Entering the 2023 season the Los Angeles Angels assumed they'd have one of the best rotations in the American League. They did in 2022, and had just added Tyler Anderson coming off an all-star year in the offseason.
Unfortunately, things didn't go to plan. Virtually everyone, even Shohei Ohtani, took a step back on the mound. Griffin Canning was really the lone exception as he pitched well without any real expectations after missing all of 2022.
As we head to this offseason, the Angels really need to focus on improving the rotation. Whether Shohei Ohtani stays or not, the Angels will need to upgrade it because Ohtani won't be pitching in 2024. This dream rotation likely won't come to fruition, but it'd be one Angels fans would surely love to watch. It's also one that is semi-realistic. No, the Angels won't be signing every top starter available.
1) Yoshinobu Yamamoto
In any dream scenario, the Angels land one of the top free agent starters. The team desperately needs an ace with Ohtani not pitching in 2024. Fortunately, there are several free agents capable of filling that void.
The cream of the crop when it comes to pitching this offseason at least in my opinion is the trio of Aaron Nola, Blake Snell, and Yoshinobu Yamamoto. Nola is an innings eater at worst and one of the best pitchers in baseball at his best. Snell is a mid-rotation guy at his worst, but a Cy Young award winner at his best. Yamamoto on the other hand is completely unproven as a guy who has yet to throw a pitch in MLB, but he's the most intriguing by far.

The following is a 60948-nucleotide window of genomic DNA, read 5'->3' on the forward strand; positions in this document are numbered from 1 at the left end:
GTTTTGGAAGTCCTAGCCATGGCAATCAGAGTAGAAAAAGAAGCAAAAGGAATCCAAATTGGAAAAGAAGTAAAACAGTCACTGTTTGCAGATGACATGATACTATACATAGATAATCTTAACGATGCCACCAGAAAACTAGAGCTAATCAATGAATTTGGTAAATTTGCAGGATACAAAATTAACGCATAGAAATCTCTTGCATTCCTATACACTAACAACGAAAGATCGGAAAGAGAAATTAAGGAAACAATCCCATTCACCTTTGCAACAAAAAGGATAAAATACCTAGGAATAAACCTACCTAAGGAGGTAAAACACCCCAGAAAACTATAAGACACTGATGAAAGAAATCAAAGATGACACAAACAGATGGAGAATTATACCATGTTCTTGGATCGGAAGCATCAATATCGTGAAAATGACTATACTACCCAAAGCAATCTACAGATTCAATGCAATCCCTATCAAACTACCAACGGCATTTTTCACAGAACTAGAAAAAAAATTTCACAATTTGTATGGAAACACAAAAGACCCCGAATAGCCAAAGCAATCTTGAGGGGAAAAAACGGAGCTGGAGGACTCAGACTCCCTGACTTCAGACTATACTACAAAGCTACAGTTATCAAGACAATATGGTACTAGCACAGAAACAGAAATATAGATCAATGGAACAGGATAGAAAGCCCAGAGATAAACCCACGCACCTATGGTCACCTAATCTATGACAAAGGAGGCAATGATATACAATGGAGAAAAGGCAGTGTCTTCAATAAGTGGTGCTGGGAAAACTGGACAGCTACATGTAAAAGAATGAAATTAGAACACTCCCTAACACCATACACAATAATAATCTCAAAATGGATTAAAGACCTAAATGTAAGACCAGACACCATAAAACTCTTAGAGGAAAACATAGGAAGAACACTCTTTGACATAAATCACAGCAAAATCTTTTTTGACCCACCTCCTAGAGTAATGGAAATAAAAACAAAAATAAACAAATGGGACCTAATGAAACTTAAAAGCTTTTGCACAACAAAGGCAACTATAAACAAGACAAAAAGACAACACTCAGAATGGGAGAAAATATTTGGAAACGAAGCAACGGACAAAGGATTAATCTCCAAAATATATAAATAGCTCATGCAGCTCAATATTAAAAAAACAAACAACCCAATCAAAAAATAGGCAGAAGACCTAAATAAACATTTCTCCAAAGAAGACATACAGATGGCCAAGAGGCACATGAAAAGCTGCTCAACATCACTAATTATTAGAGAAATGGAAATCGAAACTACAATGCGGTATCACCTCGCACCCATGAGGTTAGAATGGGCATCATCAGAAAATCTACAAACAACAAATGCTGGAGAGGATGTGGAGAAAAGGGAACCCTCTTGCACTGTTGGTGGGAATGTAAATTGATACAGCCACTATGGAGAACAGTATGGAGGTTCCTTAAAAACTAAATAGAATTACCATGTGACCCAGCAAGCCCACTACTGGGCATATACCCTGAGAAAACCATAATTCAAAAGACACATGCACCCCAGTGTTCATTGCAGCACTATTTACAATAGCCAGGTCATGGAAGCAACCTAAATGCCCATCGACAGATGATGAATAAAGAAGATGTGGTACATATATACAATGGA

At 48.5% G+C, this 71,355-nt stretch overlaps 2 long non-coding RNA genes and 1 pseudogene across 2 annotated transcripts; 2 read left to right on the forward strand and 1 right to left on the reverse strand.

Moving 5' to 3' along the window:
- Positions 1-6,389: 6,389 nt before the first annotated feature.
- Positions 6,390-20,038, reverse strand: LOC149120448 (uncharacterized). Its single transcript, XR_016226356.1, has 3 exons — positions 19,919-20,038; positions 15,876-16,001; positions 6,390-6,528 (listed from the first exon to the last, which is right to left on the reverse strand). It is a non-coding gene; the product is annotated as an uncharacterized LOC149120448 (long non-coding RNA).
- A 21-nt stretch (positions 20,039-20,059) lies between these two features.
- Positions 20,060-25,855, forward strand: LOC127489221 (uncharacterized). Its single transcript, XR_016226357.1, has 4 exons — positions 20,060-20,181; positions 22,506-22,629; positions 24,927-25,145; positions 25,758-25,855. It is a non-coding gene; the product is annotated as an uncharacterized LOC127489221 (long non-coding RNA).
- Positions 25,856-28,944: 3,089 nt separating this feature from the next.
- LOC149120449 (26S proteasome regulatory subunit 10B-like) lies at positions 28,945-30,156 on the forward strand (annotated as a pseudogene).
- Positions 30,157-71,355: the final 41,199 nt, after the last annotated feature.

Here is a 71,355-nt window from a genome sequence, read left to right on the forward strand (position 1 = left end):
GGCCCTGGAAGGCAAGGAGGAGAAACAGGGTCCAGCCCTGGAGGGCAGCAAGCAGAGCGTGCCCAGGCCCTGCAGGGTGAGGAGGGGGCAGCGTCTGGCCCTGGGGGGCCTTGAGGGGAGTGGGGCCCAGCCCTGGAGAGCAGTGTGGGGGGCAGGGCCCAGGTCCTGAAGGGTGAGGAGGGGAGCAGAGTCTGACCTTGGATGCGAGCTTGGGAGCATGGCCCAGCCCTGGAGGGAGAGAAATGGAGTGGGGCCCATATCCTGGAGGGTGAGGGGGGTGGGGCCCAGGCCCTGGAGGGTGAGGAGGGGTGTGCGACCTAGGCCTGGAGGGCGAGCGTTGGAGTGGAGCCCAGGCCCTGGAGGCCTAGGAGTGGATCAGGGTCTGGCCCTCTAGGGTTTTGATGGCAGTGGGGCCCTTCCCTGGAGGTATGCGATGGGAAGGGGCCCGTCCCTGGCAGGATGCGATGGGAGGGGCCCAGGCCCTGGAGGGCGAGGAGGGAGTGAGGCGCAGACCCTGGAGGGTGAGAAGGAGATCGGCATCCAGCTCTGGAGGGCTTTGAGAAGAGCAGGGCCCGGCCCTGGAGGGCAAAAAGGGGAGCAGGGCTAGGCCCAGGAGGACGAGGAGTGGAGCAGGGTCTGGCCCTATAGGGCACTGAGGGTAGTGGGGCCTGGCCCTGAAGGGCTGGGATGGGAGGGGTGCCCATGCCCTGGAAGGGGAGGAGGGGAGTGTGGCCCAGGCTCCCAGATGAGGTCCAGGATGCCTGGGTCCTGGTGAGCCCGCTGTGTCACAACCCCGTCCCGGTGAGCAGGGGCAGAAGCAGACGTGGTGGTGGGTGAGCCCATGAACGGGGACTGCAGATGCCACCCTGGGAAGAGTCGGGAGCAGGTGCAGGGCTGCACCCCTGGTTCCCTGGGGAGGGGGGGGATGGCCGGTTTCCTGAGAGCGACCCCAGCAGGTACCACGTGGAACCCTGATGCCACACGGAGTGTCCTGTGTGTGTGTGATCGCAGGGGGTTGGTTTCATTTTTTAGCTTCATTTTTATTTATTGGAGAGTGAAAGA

In terms of stuff, he has the best of the three easily. Additionally, Yamamoto is just 25 years old while Snell and Nola are both 31. They'll all require more than five years, but there's a big difference. Yamamoto's contract will expire when he's still presumably elite, while Nola's and Snell's will expire when they're on the downswing. Instead of signing these older veterans to lengthy deals like the Angels do, signing a younger guy would be a nice change of pace.
Of course, the NPB is not at the same level as MLB, but it's as close as it's been in a while. With that in mind, Yamamoto absolutely dominated there for the Orix Buffaloes, posting a 1.82 ERA in his seven years in Japan. This past season he had a 1.16 ERA in 24 appearances and 171 innings pitched. No, he probably won't have that low of an ERA in the majors, but he will certainly be good with clear ace upside.
Signing Yamamoto would likely mean the Angels would have to revert to a six-man rotation, so the Angels can use one of Tyler Anderson or Chase Silseth in that sixth starter role.